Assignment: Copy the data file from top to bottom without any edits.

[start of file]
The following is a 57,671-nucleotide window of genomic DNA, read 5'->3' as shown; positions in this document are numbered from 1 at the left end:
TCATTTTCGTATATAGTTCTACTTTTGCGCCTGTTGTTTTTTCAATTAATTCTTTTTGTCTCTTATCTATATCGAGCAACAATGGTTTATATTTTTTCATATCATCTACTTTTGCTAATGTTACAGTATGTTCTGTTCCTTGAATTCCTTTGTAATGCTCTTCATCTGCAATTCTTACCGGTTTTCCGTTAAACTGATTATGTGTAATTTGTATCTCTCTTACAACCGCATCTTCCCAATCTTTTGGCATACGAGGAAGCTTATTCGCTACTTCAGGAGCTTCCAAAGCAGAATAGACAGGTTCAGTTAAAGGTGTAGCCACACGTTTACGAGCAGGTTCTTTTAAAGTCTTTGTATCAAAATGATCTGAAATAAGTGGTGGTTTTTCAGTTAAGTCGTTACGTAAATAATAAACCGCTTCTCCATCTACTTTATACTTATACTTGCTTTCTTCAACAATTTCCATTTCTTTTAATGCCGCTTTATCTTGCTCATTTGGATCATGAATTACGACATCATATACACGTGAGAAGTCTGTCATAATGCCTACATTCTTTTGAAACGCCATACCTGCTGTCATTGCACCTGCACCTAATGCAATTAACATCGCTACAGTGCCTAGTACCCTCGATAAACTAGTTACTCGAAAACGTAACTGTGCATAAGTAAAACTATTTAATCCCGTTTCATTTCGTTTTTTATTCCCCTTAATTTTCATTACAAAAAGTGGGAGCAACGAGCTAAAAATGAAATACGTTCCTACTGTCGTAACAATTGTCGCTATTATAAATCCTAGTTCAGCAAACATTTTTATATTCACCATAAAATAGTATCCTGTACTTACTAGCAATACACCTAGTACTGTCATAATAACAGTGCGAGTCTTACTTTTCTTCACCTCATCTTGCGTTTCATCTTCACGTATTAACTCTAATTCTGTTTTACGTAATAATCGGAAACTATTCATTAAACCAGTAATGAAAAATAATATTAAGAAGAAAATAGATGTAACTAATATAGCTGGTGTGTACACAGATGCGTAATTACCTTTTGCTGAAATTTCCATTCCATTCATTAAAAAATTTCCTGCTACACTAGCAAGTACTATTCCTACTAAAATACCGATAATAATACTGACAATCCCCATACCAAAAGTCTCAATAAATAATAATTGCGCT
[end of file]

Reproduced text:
The following is a 57,671-nucleotide window of genomic DNA, read 5'->3' as shown; positions in this document are numbered from 1 at the left end:
TCATTTTCGTATATAGTTCTACTTTTGCGCCTGTTGTTTTTTCAATTAATTCTTTTTGTCTCTTATCTATATCGAGCAACAATGGTTTATATTTTTTCATATCATCTACTTTTGCTAATGTTACAGTATGTTCTGTTCCTTGAATTCCTTTGTAATGCTCTTCATCTGCAATTCTTACCGGTTTTCCGTTAAACTGATTATGTGTAATTTGTATCTCTCTTACAACCGCATCTTCCCAATCTTTTGGCATACGAGGAAGCTTATTCGCTACTTCAGGAGCTTCCAAAGCAGAATAGACAGGTTCAGTTAAAGGTGTAGCCACACGTTTACGAGCAGGTTCTTTTAAAGTCTTTGTATCAAAATGATCTGAAATAAGTGGTGGTTTTTCAGTTAAGTCGTTACGTAAATAATAAACCGCTTCTCCATCTACTTTATACTTATACTTGCTTTCTTCAACAATTTCCATTTCTTTTAATGCCGCTTTATCTTGCTCATTTGGATCATGAATTACGACATCATATACACGTGAGAAGTCTGTCATAATGCCTACATTCTTTTGAAACGCCATACCTGCTGTCATTGCACCTGCACCTAATGCAATTAACATCGCTACAGTGCCTAGTACCCTCGATAAACTAGTTACTCGAAAACGTAACTGTGCATAAGTAAAACTATTTAATCCCGTTTCATTTCGTTTTTTATTCCCCTTAATTTTCATTACAAAAAGTGGGAGCAACGAGCTAAAAATGAAATACGTTCCTACTGTCGTAACAATTGTCGCTATTATAAATCCTAGTTCAGCAAACATTTTTATATTCACCATAAAATAGTATCCTGTACTTACTAGCAATACACCTAGTACTGTCATAATAACAGTGCGAGTCTTACTTTTCTTCACCTCATCTTGCGTTTCATCTTCACGTATTAACTCTAATTCTGTTTTACGTAATAATCGGAAACTATTCATTAAACCAGTAATGAAAAATAATATTAAGAAGAAAATAGATGTAACTAATATAGCTGGTGTGTACACAGATGCGTAATTACCTTTTGCTGAAATTTCCATTCCATTCATTAAAAAATTTCCTGCTACACTAGCAAGTACTATTCCTACTAAAATACCGATAATAATACTGACAATCCCCATACCAAAAGTCTCAATAAATAATAATTGCGCT